Interdisciplinary Applied Mathematics

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Most of the dielectrophoretic applications utilize AC electric fields. However, as we have stated earlier in the chapter, it is possible to utilize a DC electric field. In this case the Clausius-Mossotti factor given by equation (7.50) is real, and there is no frequency dependence in the electrophoretic force. Cummings and Singh built arrays of insulated circular and square posts without embedded electrodes (as shown earlier in Figures 7.19 and 7.20). The flow is driven by electrodes outside the post arrays with a DC electric field at a desired angle to the post row orientation (Cummings and Singh, 2000). Under a weak electric field, dielectrophoretic effects are overwhelmed by the electrokinetic effects and diffusion, since dielectrophoresis is a second-order effect in the applied electric field. When the electric

field is increased, two additional distinct flow phenomena are observed. The first occurrs when dielectrophoresis starts to dominate diffusion over a certain magnitude of electric field, where “filaments” of low and high particle concentration appear in the flow. Depending on the angle between the electrodes and the    post    arrays    as    well    as    the    shape of the    posts    (cir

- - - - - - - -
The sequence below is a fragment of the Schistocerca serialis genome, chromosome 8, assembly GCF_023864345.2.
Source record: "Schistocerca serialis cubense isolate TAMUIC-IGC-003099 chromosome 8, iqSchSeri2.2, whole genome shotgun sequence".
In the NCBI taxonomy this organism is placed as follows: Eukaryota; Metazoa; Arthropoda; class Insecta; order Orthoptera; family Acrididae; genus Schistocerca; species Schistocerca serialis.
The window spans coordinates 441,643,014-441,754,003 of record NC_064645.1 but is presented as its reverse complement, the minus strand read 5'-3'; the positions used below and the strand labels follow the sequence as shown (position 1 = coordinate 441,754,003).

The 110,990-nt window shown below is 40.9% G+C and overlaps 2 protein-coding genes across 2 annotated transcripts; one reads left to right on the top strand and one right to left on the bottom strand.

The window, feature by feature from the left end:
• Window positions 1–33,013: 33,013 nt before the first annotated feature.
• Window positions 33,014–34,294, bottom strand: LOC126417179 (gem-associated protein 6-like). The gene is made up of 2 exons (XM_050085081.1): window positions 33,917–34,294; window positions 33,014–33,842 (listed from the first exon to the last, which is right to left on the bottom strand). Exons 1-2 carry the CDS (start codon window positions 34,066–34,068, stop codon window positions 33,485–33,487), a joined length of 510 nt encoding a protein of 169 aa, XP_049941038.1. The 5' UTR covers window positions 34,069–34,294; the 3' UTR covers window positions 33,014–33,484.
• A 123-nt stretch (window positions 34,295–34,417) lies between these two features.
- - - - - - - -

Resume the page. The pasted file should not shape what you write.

cular or square), flow with various concentration gradients is observed, which is identified as filamentary dielectrophoresis (Cummings and Singh, 2000; Cummings, 2001). The second phenomenon occurs at higher electric fields, where dilectrophoresis is comparable and greater than the advection and electrokinetic effects. These experiments have shown “trapping” of reversibly immobilized particles near the insulator surfaces, and this flow regime is identified as trapping dielectrophoresis (Cummings and Singh, 2000; Cummings, 2001). Figure 7.25 shows particle fluorescence image of filamentary (upper plot) and trapping (lower plot) dielectrophoresis in arrays of circular posts. Other experiments of Cummings, obtained under DC electric fields, were used to systematically analyze the electrokinetic, filamentary dielectrophoretic, and trapping dielectrophoretic transport in complex microgeometries (Cummings, 2001).

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